Hare Krishna Chariot Featured in Independence Day Parade

Washington, D.C. – On Saturday, July 4th members of the International Society for Krishna Consciousness (ISKCON) will hand-pull a 40-foot high, brightly decorated and festooned chariot, accompanied by dancing, the chanting of Sanskrit mantras, and the beating of drums in the National Independence Day Parade to honor America’s birthday and the religious diversity of our country.  The procession, called Rathayatra, or “Festival of the Giant Chariots,” is a thoroughly American version of a religious and cultural tradition from India that goes back at least two millilenia.

The celebration continues on the National Mall in front of the U.S. Capitol at 4th Street and Jefferson, with the Hare Krishna Festival of India, a traveling exhibition of spirituality and culture. The Festival features live stage entertainment all day; booths on reincarnation, mantra meditation, and vegetarianism; yoga classes; mehndi (hand painting); an Indian restaurant; live drama; classical Bharata-Natyam dance; a “Try on a Sari” tent; metaphysical books; and live kirtan music. A free vegetarian picnic will be served to eight thousand people.  The public is welcome and admission is free. MORE…

BACKGROUNDER, Hare Krishna Festival and Parade

Popularly known as the Hare Krishna movement, ISKCON was founded in New York City by A.C. Bhaktivedanta Swami Srila Prabhupada in July 1966. ISKCON belongs to the Vaishnava sampradaya, or denomination, a monotheistic tradition within the broader Hindu culture.  Once identified primarily by their shaved heads, robes, and street corner chanting, the movement today has matured into a community of over one million practitioners in North America.  While some live as monks in ashrams (monasteries), most Krishna devotees today live and work in the secular community, practicing Krishna consciousness in their homes and attending their local temple on a regular basis.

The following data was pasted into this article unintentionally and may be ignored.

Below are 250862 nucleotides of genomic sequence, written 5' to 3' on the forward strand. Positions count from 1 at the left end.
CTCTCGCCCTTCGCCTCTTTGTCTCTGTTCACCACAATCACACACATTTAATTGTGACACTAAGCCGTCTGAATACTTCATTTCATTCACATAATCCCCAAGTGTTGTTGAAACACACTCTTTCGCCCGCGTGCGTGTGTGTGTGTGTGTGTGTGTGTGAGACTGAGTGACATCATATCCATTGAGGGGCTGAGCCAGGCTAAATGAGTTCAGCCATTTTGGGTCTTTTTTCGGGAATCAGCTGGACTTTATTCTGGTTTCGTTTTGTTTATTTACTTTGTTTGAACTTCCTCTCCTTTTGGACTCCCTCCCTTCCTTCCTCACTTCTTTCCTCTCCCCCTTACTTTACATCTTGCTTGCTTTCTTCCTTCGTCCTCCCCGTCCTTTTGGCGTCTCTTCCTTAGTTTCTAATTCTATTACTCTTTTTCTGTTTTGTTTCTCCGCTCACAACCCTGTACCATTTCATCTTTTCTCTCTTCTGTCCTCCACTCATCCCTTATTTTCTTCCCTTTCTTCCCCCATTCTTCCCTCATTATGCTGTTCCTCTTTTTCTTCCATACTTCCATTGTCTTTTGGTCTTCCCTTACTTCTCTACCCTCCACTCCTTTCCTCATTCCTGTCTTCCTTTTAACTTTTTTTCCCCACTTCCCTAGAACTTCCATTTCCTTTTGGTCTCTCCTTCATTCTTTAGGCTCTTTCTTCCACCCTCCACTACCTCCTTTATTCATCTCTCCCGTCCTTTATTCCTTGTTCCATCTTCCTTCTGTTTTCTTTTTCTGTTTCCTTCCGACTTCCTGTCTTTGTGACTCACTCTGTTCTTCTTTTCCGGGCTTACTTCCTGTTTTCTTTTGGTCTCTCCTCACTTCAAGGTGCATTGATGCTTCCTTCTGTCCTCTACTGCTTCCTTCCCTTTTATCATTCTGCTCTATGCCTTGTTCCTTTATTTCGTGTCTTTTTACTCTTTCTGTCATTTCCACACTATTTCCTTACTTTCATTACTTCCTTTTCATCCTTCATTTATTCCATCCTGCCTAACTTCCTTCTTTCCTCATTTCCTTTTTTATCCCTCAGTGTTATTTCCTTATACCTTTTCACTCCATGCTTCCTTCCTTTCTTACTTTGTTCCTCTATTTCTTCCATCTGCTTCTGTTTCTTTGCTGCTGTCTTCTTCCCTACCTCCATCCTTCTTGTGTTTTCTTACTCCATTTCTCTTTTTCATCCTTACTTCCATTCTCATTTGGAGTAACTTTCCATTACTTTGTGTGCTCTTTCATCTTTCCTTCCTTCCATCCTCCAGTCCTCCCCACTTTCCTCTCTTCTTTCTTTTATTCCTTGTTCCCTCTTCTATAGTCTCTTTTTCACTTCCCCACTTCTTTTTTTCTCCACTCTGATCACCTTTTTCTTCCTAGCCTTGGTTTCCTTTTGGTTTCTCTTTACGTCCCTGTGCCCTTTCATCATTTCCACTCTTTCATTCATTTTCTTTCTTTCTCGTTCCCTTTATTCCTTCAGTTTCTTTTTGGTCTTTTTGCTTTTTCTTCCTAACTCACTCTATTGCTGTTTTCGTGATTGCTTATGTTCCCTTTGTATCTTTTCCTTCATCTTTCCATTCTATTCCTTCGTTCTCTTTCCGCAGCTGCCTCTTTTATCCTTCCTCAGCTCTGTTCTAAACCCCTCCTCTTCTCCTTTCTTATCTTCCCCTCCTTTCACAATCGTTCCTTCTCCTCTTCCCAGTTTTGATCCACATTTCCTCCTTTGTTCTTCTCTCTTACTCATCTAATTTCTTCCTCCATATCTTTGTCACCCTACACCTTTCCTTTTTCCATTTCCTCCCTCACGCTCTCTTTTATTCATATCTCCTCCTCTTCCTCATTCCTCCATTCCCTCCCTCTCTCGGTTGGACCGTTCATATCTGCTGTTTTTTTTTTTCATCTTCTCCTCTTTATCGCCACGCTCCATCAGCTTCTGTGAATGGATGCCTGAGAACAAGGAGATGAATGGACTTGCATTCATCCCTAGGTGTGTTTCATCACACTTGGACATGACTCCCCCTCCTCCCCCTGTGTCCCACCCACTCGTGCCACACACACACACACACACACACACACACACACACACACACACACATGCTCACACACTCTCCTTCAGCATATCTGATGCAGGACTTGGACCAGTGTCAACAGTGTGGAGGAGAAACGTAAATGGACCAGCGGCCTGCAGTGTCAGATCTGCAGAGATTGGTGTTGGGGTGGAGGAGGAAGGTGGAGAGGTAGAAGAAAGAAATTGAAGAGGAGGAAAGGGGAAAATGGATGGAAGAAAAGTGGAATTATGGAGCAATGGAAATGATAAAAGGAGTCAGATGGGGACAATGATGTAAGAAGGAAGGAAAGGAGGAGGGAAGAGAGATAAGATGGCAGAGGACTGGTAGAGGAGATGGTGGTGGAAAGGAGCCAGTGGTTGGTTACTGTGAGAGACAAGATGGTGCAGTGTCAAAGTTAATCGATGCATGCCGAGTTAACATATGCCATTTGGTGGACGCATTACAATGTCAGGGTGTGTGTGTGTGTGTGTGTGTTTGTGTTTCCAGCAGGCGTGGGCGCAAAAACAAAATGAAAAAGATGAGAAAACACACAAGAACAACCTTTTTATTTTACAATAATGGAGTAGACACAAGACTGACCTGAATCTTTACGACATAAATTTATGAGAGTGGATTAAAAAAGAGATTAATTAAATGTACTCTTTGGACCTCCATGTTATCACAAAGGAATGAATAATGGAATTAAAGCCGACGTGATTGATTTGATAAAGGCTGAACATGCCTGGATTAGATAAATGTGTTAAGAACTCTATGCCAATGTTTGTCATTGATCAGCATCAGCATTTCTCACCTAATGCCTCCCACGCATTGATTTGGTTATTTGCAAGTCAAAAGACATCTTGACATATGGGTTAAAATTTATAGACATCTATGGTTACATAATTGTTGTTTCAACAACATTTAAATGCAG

Public chanting and distributing literature remain vibrant parts of the movement’s mission.  Unknown to most, the majority of ISKCON’s congregations today are composed of Indian-American families; ISKCON affiliate Food for Life has quietly grown to become the world’s largest vegetarian food relief organization; ISKCON runs a large hospital in Mumbai, India; ISKCON members spearheaded the establishment of the Oxford Center for Hindu Studies in England; and the movement is active in interfaith work internationally.

The Washington D.C. celebration is patterned after the ancient Rathayatra festival, in Puri, Orissa, India, one of the largest annual religious festivals on the world. Similar festivals are held across the United States and Canada throughout the summer.